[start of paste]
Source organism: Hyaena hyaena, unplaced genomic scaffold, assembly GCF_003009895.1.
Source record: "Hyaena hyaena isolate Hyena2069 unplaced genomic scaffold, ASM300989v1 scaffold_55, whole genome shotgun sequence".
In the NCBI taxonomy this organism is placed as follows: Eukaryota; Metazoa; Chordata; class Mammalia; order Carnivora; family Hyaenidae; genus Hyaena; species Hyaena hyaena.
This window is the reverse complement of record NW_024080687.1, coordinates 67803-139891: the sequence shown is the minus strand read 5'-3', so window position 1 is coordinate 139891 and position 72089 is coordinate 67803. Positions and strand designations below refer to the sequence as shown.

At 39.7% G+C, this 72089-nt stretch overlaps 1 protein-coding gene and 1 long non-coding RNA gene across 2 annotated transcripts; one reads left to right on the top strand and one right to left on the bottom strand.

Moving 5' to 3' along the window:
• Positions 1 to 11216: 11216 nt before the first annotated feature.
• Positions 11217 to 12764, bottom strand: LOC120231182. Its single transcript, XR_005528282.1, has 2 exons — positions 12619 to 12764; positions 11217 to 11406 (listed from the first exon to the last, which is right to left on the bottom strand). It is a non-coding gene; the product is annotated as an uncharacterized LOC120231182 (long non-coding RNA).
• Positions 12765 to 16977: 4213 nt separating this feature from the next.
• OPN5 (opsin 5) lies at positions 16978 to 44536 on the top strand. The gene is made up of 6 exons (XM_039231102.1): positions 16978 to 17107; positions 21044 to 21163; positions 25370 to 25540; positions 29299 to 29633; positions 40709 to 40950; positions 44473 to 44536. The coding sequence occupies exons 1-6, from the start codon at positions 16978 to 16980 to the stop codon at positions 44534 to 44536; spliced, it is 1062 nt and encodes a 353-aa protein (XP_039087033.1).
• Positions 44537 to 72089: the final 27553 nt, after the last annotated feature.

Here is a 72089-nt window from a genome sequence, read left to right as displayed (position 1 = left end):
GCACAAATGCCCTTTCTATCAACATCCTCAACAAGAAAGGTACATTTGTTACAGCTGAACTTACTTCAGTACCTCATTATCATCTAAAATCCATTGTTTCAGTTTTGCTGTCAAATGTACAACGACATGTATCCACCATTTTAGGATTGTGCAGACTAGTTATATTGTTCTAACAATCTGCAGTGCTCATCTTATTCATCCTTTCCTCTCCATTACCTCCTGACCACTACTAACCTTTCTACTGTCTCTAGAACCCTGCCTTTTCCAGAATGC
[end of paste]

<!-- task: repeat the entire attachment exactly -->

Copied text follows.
Source organism: Hyaena hyaena, unplaced genomic scaffold, assembly GCF_003009895.1.
Source record: "Hyaena hyaena isolate Hyena2069 unplaced genomic scaffold, ASM300989v1 scaffold_55, whole genome shotgun sequence".
In the NCBI taxonomy this organism is placed as follows: Eukaryota; Metazoa; Chordata; class Mammalia; order Carnivora; family Hyaenidae; genus Hyaena; species Hyaena hyaena.
This window is the reverse complement of record NW_024080687.1, coordinates 67803-139891: the sequence shown is the minus strand read 5'-3', so window position 1 is coordinate 139891 and position 72089 is coordinate 67803. Positions and strand designations below refer to the sequence as shown.

At 39.7% G+C, this 72089-nt stretch overlaps 1 protein-coding gene and 1 long non-coding RNA gene across 2 annotated transcripts; one reads left to right on the top strand and one right to left on the bottom strand.

Moving 5' to 3' along the window:
• Positions 1 to 11216: 11216 nt before the first annotated feature.
• Positions 11217 to 12764, bottom strand: LOC120231182. Its single transcript, XR_005528282.1, has 2 exons — positions 12619 to 12764; positions 11217 to 11406 (listed from the first exon to the last, which is right to left on the bottom strand). It is a non-coding gene; the product is annotated as an uncharacterized LOC120231182 (long non-coding RNA).
• Positions 12765 to 16977: 4213 nt separating this feature from the next.
• OPN5 (opsin 5) lies at positions 16978 to 44536 on the top strand. The gene is made up of 6 exons (XM_039231102.1): positions 16978 to 17107; positions 21044 to 21163; positions 25370 to 25540; positions 29299 to 29633; positions 40709 to 40950; positions 44473 to 44536. The coding sequence occupies exons 1-6, from the start codon at positions 16978 to 16980 to the stop codon at positions 44534 to 44536; spliced, it is 1062 nt and encodes a 353-aa protein (XP_039087033.1).
• Positions 44537 to 72089: the final 27553 nt, after the last annotated feature.

Here is a 72089-nt window from a genome sequence, read left to right as displayed (position 1 = left end):
GCACAAATGCCCTTTCTATCAACATCCTCAACAAGAAAGGTACATTTGTTACAGCTGAACTTACTTCAGTACCTCATTATCATCTAAAATCCATTGTTTCAGTTTTGCTGTCAAATGTACAACGACATGTATCCACCATTTTAGGATTGTGCAGACTAGTTATATTGTTCTAACAATCTGCAGTGCTCATCTTATTCATCCTTTCCTCTCCATTACCTCCTGACCACTACTAACCTTTCTACTGTCTCTAGAACCCTGCCTTTTCCAGAATGC